Our success was a team effort – not any one individual’s personal achievement. The same is true in business. Leaders must work hard to address the needs and spirits of the entire team. Sometimes it might be necessary to moderate a relentless pace to enable the team to reach the top together. Founders have to be careful not to create an atmosphere of internal competition where it is impossible to “win” as a team.
7. Break it down into “steps”
If you’ve ever seen footage of mountaineers climbing near the top of the highest peaks on Earth, you know the process looks incredibly slow and painful. Minutes seem to elapse between each step. The climber appears as if he or she might keel over at any moment.
The reality? Yes, they are tired, but they are also performing what is called a “rest step.” At high altitudes with heavy packs, climbers keep their weight on their straightened back leg, position their front foot for the next step and take a deep breath – or two or three – before stepping forward.
The rest step is exactly the opposite of the way we walk in the “flatlands” – by advancing our weight to our lead foot – and it takes some getting used to.
It is a simple technique but an extremely effective way to deal with the monotony and challenge of the final ascent. With the rest step and a breathing technique called “pressure breathing,” I felt like I could climb forever – even in the thin air. Our team stayed together. We kept our minds focused on the climb, even as the hours ticked by.
With what I know now – and a few more ascents under my belt – I could imagine attempting to climb the highest mountain in the world. It still seems like an overwhelming “obstacle” but with the techniques I’ve learned and the experience I’ve gained on Aconcagua, I could break down the complexity of such a climb into smaller pieces and grind it out.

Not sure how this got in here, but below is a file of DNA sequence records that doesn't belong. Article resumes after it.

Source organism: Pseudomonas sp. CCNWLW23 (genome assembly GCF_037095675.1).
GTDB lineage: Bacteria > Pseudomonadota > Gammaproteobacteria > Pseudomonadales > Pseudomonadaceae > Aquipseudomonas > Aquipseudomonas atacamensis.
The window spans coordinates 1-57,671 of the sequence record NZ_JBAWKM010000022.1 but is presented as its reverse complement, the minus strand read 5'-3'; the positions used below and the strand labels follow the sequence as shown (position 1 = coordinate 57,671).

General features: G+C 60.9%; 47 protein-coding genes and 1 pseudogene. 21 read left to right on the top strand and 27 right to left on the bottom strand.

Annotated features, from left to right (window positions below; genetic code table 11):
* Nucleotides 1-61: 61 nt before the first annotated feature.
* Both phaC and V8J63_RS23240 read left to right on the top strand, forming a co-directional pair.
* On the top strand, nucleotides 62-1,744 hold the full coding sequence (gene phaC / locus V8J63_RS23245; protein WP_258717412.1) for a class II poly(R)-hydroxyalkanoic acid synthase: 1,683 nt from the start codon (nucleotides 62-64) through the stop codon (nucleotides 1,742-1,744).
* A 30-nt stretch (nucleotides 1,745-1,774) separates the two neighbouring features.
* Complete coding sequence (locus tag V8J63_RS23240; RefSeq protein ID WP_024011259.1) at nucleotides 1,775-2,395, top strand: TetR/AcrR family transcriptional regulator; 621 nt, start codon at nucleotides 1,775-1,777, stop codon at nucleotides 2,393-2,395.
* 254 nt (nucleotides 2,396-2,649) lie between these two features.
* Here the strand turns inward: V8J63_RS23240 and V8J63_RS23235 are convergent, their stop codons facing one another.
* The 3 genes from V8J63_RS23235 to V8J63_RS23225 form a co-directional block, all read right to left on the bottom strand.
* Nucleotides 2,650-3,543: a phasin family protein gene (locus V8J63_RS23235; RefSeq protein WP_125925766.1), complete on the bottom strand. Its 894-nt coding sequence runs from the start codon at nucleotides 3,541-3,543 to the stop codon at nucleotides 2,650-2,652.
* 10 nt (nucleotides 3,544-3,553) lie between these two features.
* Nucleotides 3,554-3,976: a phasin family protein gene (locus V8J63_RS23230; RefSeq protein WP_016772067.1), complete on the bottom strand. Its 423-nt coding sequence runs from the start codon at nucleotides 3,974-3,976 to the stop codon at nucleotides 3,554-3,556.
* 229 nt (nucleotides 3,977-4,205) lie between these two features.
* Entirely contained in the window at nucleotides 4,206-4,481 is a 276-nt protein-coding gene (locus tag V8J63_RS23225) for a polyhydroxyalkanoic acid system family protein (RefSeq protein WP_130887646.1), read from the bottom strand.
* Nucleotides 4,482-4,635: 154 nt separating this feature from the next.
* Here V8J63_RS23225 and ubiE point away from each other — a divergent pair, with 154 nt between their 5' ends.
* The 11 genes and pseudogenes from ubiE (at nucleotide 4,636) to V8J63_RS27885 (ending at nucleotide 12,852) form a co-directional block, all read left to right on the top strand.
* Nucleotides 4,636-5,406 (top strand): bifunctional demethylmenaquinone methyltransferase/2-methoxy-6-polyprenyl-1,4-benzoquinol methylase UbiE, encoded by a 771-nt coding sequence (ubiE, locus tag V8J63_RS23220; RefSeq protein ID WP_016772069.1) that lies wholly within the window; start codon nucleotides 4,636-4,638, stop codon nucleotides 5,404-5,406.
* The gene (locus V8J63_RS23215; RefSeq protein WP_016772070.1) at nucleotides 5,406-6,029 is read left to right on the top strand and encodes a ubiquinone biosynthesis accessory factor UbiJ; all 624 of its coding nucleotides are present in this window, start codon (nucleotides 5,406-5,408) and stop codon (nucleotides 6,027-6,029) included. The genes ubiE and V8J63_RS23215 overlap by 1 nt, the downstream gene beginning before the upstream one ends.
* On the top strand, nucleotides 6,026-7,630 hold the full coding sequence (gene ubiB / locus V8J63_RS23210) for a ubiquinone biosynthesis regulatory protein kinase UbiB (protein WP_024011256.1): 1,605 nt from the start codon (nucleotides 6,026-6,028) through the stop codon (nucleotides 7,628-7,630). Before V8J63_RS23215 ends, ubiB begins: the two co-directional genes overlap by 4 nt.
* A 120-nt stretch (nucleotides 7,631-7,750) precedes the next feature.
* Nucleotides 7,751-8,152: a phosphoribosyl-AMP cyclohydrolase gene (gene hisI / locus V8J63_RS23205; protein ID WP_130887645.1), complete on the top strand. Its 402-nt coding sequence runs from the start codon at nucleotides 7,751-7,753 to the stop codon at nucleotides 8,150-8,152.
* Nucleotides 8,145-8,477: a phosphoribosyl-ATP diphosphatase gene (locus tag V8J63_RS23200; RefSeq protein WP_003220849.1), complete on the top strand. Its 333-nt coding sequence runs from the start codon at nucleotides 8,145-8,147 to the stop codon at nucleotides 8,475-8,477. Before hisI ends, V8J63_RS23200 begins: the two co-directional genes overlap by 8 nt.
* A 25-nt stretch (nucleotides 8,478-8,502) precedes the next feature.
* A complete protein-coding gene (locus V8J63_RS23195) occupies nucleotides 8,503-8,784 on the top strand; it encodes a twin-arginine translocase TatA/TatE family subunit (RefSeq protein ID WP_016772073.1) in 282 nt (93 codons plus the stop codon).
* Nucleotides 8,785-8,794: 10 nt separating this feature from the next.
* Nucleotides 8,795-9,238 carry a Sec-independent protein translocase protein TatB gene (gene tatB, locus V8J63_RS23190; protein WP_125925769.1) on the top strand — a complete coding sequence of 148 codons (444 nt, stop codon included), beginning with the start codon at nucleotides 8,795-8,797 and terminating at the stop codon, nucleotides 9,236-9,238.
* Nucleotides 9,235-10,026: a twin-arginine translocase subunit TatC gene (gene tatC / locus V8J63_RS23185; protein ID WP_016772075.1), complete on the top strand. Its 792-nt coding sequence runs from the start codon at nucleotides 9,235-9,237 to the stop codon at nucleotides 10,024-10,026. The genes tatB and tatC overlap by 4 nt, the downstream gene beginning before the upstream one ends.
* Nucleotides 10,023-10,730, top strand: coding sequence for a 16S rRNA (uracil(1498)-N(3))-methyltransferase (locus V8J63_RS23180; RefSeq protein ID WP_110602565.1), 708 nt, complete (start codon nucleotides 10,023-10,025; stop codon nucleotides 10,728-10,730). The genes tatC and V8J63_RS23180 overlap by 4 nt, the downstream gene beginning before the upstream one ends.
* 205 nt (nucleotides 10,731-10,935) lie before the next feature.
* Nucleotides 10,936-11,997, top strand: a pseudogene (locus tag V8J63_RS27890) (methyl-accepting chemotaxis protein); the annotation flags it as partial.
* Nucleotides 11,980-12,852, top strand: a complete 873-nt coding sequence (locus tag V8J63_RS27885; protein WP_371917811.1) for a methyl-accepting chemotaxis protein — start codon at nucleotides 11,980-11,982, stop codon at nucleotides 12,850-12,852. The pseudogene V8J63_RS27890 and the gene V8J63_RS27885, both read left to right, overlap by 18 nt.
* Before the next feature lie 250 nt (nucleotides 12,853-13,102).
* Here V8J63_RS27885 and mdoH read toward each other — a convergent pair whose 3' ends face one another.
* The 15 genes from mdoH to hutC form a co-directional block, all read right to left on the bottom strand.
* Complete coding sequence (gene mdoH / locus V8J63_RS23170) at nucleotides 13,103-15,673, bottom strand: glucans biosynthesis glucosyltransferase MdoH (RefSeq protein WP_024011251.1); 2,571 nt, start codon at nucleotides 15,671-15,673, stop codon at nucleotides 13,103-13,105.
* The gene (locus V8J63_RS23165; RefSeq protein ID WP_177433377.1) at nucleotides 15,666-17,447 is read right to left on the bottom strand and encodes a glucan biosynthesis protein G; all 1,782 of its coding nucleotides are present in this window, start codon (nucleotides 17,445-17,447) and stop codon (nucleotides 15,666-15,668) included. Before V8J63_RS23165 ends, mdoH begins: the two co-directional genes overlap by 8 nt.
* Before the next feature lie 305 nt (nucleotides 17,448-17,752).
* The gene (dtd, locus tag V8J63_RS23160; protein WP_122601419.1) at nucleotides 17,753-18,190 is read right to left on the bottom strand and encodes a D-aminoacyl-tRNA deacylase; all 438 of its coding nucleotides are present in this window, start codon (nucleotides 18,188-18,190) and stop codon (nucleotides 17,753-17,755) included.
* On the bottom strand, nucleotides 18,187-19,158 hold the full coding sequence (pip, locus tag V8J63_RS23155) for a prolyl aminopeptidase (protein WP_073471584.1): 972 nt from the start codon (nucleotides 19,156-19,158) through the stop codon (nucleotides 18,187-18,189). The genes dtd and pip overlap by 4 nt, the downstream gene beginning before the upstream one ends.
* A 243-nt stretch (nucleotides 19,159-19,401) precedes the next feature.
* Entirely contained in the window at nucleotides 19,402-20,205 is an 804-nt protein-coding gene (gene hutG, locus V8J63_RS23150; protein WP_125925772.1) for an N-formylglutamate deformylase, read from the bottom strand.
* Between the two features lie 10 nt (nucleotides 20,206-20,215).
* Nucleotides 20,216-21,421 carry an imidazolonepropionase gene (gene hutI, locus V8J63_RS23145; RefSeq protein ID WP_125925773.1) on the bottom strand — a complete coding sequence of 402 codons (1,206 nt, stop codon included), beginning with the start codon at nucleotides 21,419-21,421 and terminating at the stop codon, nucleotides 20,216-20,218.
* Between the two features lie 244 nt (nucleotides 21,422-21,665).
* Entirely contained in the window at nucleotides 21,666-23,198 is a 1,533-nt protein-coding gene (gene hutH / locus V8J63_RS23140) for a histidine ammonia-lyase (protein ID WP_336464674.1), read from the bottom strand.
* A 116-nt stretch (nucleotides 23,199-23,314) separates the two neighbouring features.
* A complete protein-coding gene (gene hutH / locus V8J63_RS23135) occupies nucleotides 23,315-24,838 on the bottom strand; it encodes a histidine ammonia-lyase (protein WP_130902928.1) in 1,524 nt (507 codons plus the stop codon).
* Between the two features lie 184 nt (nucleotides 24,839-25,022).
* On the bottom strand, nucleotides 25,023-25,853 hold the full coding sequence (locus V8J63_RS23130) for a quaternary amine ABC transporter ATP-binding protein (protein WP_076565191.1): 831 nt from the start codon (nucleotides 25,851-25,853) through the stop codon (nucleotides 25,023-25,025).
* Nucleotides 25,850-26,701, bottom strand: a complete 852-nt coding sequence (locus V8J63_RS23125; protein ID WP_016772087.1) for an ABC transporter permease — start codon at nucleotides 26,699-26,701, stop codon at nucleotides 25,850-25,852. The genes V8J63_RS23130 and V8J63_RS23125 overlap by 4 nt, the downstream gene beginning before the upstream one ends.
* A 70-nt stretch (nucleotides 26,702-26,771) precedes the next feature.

Facing the challenge of launching a company is equally daunting. But once you’re in the midst of it, the process isn’t as mystical and impossible as it seems from the outside. Any goal can be broken down into more simple and achievable “rest steps” – best practices that ensure continuous milestones of progress. As they say, it is possible to eat an elephant – one bite at a time.
Before I left, my 12-year-old son asked me why I wanted to climb Aconcagua. “You might not come back,” he said. “You want me to do this,” I replied. “You want me to keep trying to take on new challenges – not rest on my past experiences.” Now that I’m back, he gets it. On summit day, after he saw my blog post he forwarded an email to his friends, “That’s my Dad!”
My greatest learning from the Aconcagua climb? It is critical to continue to set goals – both personal and professional – that seem unattainable. When you stop challenging yourself and/or your team, and you feel yourself coasting, it is very likely time to make a change. I’ve realized that when life seems toughest and most challenging, that’s when I feel most alive.
Gordon Ritter is Founder and General Partner of Emergence Capital Partners. Read more about the journey up Aconcagua on his blog at